Another lesson may have to do with Jesus as the “gate.”  “I am the gate. Whoever enters by me will be saved.”  It is often interpreted that Jesus means that one must accept Jesus as Lord and Savior to be saved. Furthermore, that Jesus is the only gate.  What about people of other religious traditions?   I work on social issues with Jewish and Muslim colleagues.  Our friends study Buddhism and spend time in meditation.  Our neighbors are Hindus and Baha’I (well, maybe not in Foster).  And what of those of no religion but who live Christ-like lives?  Does Jesus open the gate for all people?  Or only for some people?

Jesus was a Jewish rabbi who was attempting to reform Judaism.  So the early church struggled with the question, does one have to be Jewish first in order to be Christian?  Eventually, they decided not. 

I believe, for example, that we might see Jesus as our gate to the realm of God, while respecting that other people have different paths to God.  Jesus is the way to life because he is life – for us – if not for all.  “In my father’s house are many mansions,” Jesus has said.

A third lesson is that God cares for us.  “The Lord is my shepherd, I shall not want,” is one of the most beloved and universal passages in our Bible.  We long to be cradled in God’s arms, so it’s tempting to sit back and let God do all the work in this world.  God will take care of us, like a shepherd cares for his sheep, we think.  This is “feel good” religion that has forgotten Micah’s injunction, “What does the Lord require of you but to do justice, to love kindness, and to walk humbly….”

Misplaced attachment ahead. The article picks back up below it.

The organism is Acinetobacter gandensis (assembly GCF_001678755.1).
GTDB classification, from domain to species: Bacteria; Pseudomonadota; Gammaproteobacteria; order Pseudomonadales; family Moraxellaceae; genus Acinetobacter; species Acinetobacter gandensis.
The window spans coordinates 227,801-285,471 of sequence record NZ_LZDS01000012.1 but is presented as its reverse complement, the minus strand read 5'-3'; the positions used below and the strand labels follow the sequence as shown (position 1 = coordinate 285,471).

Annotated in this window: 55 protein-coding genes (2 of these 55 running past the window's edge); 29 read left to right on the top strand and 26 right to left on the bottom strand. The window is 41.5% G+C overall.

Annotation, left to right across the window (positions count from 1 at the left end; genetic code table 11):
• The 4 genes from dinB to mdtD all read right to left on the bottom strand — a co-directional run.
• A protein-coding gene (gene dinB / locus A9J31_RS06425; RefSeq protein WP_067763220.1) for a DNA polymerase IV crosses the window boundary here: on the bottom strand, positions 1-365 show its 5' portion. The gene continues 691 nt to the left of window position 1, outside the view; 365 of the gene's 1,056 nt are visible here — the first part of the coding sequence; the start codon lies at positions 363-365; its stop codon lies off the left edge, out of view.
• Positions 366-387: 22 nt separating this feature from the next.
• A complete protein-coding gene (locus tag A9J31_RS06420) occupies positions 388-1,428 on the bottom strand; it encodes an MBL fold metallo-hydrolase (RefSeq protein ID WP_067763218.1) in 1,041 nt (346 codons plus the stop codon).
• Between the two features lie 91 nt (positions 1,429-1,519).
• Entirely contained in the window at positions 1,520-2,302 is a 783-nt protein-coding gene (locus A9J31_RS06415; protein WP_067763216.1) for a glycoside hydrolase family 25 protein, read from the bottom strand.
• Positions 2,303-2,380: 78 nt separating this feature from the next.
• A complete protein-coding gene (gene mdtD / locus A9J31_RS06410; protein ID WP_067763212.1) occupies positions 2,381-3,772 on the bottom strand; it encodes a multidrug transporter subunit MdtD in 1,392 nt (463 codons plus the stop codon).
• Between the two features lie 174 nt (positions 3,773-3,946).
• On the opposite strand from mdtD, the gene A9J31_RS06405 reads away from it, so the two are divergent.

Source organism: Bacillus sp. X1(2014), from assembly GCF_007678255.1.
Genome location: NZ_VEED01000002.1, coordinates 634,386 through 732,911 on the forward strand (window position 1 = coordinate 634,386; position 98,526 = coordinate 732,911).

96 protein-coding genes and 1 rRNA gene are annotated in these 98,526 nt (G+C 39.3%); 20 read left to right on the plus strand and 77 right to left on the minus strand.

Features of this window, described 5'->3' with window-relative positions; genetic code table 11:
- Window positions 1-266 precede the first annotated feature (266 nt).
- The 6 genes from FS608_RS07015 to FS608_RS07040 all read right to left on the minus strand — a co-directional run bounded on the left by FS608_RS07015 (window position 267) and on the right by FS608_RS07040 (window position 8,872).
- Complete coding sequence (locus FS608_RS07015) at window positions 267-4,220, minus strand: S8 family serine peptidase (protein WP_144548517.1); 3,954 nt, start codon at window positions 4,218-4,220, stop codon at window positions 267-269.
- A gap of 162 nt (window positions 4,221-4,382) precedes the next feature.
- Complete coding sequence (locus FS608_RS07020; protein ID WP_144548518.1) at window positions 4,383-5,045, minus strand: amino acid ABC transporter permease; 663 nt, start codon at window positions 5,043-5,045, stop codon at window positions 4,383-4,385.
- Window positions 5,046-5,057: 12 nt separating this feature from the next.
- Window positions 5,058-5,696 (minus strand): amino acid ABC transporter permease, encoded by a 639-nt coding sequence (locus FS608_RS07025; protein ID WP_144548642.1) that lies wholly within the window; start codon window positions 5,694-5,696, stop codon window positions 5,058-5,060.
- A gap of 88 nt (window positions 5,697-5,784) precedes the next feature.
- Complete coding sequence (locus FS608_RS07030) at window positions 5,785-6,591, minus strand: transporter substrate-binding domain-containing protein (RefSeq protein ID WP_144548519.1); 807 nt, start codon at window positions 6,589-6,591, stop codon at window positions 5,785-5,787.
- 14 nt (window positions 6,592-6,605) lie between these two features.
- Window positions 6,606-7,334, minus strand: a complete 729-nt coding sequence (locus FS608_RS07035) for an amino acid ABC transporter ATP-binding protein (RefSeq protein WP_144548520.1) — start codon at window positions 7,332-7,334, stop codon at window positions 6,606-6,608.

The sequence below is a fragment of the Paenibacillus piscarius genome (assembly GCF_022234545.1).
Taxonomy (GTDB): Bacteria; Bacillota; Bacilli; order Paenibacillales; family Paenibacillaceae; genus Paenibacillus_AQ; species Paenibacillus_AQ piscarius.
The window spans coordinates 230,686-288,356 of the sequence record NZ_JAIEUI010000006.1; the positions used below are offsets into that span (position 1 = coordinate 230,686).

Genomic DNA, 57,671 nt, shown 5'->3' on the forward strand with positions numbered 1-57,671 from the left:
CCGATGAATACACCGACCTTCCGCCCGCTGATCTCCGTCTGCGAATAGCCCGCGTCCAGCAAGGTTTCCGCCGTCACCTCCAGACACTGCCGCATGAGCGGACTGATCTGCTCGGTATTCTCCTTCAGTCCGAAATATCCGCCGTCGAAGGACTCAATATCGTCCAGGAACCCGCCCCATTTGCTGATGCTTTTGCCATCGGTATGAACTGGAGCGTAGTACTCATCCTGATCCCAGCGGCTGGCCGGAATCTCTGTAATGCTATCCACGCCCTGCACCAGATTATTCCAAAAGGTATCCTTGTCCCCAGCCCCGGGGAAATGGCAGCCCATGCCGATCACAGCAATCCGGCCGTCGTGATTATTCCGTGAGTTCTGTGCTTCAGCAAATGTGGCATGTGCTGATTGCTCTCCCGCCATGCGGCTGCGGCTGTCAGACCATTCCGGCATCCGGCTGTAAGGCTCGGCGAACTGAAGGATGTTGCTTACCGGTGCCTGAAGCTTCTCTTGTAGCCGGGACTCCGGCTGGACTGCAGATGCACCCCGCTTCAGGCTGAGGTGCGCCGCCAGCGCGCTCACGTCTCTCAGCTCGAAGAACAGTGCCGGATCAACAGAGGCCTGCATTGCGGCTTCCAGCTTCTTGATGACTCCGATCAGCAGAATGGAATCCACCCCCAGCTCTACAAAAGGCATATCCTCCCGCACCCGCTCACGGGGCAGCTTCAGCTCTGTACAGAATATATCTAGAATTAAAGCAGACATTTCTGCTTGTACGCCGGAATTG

The dual expectation that God-the-Good-Shepherd will take care of us – but also expects something of us – is laid by the prophet Ezekiel in this hauntingly beautiful passage with a jolting ending: 

“I will seek the lost, and I will bring back the strayed,

and I will bind up the injured, and I will strengthen the week,” – this is shepherd work – “but the fat and the strong I will destroy. I will feed them with justice” [Ezekiel 34:16].

Yes, God cares for us, and leads us, and lays down God’s life for us – but the goal is not just our own comfort and peace.  Preachers are told that our role is to “comfort the afflicted and afflict the comfortable.”

Which leads to a fourth lesson, that God cares for the worldThe sheep go out to find pasture – grazing is the work they do to stay healthy, put on weight, make milk and wool – their purpose in life.  At night they come back to the sheepfold.  This might be a good paradigm for today’s church:  members of the flock gathered around the Good Shepherd who leads us out into the world to do God’s work, and then brings us back through the gate to rest. 

What need in this brokenhearted world of ours draws your attention?  What issue has its hold on you?  This past week, it could well have been climate change and environmental justice….

Jesus loses himself in God’s passion for justice – literally – when he gives his life to teach a different way of life.  We need to lose ourselves – if not literally, then at least figuratively – in God’s mission, for that is where we find life abundant, or Jesus’ death is for naught. 

We each need a piece of God’s action in the world.  In fact, we are God’s action in the world.  No one of us can do everything, but each one of us can do something to bring about the Kingdom of God.  Poet Jane Kenyon in her poem, “Back from the City,” writes…

After three days and nights of rich food and late talk in overheated rooms, of walks between mounds of garbage and human forms bedded down for the night under rags, I come back to my dooryard, to my own wooden step.

The last red leaves fall to the ground and frost has blackened the herbs and asters that grew beside the porch.  The air is still and cool, and the withered grass lies flat in the field.  A nuthatch spirals down the rough trunk of the tree.

At the Cloisters I indulged in piety while gazing at a painted lindenwood Pietà— Mary holding her pierced and desiccated son across her knees; but when a man stepped close under the tasseled awning of the hotel, asking for “a quarter for someone down on his luck,” I quickly turned my back. Now I hear tiny bits of bark and moss break off under the bird’s beak and claw, and fall onto already-fallen leaves. “Do you love me?” said Christ to his disciple. “Lord, you know that I love you.”